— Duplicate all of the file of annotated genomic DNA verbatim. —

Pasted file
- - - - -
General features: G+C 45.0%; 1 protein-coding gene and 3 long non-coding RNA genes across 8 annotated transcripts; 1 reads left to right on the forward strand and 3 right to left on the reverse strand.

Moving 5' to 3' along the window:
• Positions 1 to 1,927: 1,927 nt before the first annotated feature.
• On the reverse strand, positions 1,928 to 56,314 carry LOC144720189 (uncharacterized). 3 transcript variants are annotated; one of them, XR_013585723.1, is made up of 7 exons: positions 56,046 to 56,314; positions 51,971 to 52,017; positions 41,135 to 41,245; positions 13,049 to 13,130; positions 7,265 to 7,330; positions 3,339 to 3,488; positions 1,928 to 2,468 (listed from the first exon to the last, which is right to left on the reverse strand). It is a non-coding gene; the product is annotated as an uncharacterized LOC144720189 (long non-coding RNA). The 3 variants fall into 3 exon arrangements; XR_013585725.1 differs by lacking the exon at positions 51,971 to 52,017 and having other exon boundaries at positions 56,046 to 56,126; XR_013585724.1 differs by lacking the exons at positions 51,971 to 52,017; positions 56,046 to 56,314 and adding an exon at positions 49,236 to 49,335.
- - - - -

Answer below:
General features: G+C 45.0%; 1 protein-coding gene and 3 long non-coding RNA genes across 8 annotated transcripts; 1 reads left to right on the forward strand and 3 right to left on the reverse strand.

Moving 5' to 3' along the window:
• Positions 1 to 1,927: 1,927 nt before the first annotated feature.
• On the reverse strand, positions 1,928 to 56,314 carry LOC144720189 (uncharacterized). 3 transcript variants are annotated; one of them, XR_013585723.1, is made up of 7 exons: positions 56,046 to 56,314; positions 51,971 to 52,017; positions 41,135 to 41,245; positions 13,049 to 13,130; positions 7,265 to 7,330; positions 3,339 to 3,488; positions 1,928 to 2,468 (listed from the first exon to the last, which is right to left on the reverse strand). It is a non-coding gene; the product is annotated as an uncharacterized LOC144720189 (long non-coding RNA). The 3 variants fall into 3 exon arrangements; XR_013585725.1 differs by lacking the exon at positions 51,971 to 52,017 and having other exon boundaries at positions 56,046 to 56,126; XR_013585724.1 differs by lacking the exons at positions 51,971 to 52,017; positions 56,046 to 56,314 and adding an exon at positions 49,236 to 49,335.